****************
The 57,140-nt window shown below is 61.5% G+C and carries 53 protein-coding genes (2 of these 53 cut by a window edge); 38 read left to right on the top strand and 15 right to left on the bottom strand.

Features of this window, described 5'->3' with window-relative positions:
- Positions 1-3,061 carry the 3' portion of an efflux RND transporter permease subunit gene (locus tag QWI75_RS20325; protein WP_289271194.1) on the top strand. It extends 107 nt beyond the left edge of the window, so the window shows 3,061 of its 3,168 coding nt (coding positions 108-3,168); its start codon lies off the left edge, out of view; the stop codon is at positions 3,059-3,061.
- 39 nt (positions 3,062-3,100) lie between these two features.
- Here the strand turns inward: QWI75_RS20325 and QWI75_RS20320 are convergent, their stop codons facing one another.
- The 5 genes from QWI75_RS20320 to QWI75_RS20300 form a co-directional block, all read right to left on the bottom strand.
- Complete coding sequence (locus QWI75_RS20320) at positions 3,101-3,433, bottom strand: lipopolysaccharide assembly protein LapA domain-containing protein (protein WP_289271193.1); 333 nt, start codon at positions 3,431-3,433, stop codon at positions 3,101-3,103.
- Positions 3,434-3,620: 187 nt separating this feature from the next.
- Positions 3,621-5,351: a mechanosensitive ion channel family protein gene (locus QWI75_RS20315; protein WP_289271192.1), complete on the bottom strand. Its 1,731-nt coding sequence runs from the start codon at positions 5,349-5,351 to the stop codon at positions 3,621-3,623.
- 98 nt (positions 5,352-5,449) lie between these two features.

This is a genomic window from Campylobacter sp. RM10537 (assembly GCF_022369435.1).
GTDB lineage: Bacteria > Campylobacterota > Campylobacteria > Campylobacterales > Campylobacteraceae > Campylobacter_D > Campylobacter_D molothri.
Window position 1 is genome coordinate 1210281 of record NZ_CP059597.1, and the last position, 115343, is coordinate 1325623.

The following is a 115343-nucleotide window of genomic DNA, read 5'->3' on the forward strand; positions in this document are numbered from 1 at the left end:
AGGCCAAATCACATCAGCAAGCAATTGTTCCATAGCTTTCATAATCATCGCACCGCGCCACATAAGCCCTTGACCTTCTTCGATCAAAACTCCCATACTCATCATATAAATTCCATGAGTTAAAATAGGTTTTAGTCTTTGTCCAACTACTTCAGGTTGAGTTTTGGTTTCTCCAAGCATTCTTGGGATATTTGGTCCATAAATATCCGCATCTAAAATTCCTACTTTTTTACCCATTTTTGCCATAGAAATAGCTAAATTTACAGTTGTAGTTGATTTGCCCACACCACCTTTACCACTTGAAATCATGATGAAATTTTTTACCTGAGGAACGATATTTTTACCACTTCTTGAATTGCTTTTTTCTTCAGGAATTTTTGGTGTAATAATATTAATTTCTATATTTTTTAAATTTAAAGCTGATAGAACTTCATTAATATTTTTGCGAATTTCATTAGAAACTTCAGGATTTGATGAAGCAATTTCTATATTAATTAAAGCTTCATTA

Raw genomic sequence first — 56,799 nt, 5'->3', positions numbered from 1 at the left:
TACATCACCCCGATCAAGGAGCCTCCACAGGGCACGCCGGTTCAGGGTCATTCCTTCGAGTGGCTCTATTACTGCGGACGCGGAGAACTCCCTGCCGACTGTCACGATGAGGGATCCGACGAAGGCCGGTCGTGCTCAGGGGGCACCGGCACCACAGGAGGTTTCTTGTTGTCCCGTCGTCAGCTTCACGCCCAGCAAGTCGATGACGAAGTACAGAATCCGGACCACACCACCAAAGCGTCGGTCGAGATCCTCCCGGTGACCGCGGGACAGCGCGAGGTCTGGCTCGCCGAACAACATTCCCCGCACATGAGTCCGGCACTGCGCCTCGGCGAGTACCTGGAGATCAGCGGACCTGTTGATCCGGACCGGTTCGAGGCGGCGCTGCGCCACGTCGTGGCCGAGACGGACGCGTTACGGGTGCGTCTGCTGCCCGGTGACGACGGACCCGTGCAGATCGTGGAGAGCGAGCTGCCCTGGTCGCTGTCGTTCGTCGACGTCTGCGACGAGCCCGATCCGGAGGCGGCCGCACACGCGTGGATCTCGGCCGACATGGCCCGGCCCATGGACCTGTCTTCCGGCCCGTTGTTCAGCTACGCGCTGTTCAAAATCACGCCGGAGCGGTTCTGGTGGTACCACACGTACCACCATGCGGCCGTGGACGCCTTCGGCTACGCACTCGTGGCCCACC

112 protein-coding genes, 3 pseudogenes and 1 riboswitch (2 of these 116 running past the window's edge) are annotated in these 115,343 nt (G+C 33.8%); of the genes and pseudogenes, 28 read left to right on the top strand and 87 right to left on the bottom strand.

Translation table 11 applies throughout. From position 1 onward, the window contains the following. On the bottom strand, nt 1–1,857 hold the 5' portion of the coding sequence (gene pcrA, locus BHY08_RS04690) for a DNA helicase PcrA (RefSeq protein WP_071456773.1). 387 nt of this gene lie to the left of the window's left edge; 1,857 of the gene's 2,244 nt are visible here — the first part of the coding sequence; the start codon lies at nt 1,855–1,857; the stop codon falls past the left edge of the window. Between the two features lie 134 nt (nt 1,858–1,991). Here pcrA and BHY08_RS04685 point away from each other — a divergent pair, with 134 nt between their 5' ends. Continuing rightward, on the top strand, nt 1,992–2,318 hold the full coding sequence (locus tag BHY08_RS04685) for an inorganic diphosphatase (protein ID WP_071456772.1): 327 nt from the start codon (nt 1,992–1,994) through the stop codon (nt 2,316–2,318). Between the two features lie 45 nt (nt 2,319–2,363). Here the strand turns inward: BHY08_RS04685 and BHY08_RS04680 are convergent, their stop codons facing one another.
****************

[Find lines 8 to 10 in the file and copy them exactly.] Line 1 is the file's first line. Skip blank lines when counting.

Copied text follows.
- Positions 3,434-3,620: 187 nt separating this feature from the next.
- Positions 3,621-5,351: a mechanosensitive ion channel family protein gene (locus QWI75_RS20315; protein WP_289271192.1), complete on the bottom strand. Its 1,731-nt coding sequence runs from the start codon at positions 5,349-5,351 to the stop codon at positions 3,621-3,623.
- 98 nt (positions 5,352-5,449) lie between these two features.